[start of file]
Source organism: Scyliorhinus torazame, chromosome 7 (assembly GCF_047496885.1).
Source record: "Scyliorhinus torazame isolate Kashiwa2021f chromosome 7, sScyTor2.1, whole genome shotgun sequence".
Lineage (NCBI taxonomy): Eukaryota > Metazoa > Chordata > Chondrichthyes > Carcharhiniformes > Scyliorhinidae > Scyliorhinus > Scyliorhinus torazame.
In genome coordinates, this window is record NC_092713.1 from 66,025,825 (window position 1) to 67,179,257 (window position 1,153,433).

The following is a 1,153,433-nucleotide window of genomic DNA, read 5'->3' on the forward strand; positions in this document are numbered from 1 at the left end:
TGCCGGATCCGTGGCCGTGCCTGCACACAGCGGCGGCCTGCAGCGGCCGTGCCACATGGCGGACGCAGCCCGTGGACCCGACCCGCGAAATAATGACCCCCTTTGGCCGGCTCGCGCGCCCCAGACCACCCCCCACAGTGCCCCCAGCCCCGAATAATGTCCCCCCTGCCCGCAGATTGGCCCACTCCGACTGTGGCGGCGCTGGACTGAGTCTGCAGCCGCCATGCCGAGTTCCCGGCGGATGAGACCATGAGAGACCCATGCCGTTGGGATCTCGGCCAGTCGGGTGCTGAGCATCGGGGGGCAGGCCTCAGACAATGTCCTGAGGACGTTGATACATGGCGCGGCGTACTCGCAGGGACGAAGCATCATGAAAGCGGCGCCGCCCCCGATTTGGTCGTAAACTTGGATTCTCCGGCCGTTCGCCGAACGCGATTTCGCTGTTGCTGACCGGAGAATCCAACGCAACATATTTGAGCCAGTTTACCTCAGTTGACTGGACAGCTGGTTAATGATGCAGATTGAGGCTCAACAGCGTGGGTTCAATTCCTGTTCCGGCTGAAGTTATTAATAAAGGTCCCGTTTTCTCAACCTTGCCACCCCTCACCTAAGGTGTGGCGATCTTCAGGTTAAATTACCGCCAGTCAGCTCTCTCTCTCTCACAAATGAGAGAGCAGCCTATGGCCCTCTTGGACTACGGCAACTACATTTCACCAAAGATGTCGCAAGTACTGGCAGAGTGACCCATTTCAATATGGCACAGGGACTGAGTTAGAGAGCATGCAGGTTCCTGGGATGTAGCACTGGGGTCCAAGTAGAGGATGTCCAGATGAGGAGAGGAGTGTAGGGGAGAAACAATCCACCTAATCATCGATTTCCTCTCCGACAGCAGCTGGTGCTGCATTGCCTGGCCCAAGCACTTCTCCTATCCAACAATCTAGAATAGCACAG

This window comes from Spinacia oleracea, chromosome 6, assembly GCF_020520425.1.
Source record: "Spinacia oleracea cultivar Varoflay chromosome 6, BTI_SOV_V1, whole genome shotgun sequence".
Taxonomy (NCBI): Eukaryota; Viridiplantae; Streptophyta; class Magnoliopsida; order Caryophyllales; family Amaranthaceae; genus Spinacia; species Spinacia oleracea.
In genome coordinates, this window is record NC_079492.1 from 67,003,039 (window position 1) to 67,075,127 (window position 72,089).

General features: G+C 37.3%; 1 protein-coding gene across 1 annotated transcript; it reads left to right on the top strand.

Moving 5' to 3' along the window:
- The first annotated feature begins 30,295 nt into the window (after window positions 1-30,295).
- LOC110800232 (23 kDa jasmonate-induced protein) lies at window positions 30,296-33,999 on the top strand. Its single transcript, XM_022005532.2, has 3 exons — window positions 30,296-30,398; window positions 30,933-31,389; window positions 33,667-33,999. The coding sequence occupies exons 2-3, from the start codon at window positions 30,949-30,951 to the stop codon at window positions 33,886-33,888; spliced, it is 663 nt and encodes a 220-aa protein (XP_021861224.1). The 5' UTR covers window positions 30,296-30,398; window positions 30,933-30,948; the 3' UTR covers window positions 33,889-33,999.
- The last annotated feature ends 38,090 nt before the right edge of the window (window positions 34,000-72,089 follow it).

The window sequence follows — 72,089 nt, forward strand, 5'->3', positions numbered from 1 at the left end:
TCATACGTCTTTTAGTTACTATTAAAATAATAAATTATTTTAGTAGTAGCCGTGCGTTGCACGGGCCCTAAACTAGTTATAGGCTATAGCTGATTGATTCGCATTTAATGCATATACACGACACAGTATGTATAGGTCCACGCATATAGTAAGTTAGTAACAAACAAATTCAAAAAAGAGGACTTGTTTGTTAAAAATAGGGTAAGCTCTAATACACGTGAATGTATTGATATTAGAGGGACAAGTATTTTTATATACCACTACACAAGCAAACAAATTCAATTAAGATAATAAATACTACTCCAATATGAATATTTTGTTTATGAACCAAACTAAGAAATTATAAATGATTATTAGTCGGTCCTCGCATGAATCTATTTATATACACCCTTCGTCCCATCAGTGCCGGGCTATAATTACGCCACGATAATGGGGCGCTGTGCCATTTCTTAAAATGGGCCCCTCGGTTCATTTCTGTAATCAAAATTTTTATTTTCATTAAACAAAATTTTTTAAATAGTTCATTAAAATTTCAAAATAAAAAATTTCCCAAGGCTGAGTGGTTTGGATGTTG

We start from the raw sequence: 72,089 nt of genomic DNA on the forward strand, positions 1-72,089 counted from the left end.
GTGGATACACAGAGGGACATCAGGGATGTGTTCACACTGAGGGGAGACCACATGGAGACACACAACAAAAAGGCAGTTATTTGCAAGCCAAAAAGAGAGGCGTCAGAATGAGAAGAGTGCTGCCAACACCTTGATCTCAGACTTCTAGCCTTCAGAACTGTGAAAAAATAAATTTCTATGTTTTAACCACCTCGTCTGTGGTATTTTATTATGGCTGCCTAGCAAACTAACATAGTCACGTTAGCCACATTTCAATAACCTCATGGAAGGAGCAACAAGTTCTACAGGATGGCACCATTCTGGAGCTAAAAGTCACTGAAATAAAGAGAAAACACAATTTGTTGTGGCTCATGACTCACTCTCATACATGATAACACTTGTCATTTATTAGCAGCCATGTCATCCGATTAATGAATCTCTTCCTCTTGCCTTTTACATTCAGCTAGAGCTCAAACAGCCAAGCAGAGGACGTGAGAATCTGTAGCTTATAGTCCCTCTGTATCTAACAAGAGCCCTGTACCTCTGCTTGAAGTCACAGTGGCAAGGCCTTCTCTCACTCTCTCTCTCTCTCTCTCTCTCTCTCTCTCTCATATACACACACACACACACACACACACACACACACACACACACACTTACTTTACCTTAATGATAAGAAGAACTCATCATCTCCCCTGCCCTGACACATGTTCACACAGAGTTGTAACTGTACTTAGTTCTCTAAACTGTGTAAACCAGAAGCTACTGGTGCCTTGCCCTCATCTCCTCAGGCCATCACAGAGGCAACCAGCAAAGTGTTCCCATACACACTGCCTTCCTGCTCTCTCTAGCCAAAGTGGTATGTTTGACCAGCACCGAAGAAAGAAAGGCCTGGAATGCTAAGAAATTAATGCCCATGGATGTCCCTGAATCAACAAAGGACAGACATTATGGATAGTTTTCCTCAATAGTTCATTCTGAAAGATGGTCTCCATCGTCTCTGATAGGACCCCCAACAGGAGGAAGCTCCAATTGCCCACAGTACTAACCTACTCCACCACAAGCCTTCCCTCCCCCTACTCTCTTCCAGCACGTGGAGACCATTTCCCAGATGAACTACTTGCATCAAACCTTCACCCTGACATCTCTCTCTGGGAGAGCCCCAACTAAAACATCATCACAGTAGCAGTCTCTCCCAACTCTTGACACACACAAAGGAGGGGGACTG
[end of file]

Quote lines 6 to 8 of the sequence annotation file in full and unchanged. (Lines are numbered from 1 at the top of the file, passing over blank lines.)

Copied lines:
TGCCGGATCCGTGGCCGTGCCTGCACACAGCGGCGGCCTGCAGCGGCCGTGCCACATGGCGGACGCAGCCCGTGGACCCGACCCGCGAAATAATGACCCCCTTTGGCCGGCTCGCGCGCCCCAGACCACCCCCCACAGTGCCCCCAGCCCCGAATAATGTCCCCCCTGCCCGCAGATTGGCCCACTCCGACTGTGGCGGCGCTGGACTGAGTCTGCAGCCGCCATGCCGAGTTCCCGGCGGATGAGACCATGAGAGACCCATGCCGTTGGGATCTCGGCCAGTCGGGTGCTGAGCATCGGGGGGCAGGCCTCAGACAATGTCCTGAGGACGTTGATACATGGCGCGGCGTACTCGCAGGGACGAAGCATCATGAAAGCGGCGCCGCCCCCGATTTGGTCGTAAACTTGGATTCTCCGGCCGTTCGCCGAACGCGATTTCGCTGTTGCTGACCGGAGAATCCAACGCAACATATTTGAGCCAGTTTACCTCAGTTGACTGGACAGCTGGTTAATGATGCAGATTGAGGCTCAACAGCGTGGGTTCAATTCCTGTTCCGGCTGAAGTTATTAATAAAGGTCCCGTTTTCTCAACCTTGCCACCCCTCACCTAAGGTGTGGCGATCTTCAGGTTAAATTACCGCCAGTCAGCTCTCTCTCTCTCACAAATGAGAGAGCAGCCTATGGCCCTCTTGGACTACGGCAACTACATTTCACCAAAGATGTCGCAAGTACTGGCAGAGTGACCCATTTCAATATGGCACAGGGACTGAGTTAGAGAGCATGCAGGTTCCTGGGATGTAGCACTGGGGTCCAAGTAGAGGATGTCCAGATGAGGAGAGGAGTGTAGGGGAGAAACAATCCACCTAATCATCGATTTCCTCTCCGACAGCAGCTGGTGCTGCATTGCCTGGCCCAAGCACTTCTCCTATCCAACAATCTAGAATAGCACAG

This window comes from Spinacia oleracea, chromosome 6, assembly GCF_020520425.1.
Source record: "Spinacia oleracea cultivar Varoflay chromosome 6, BTI_SOV_V1, whole genome shotgun sequence".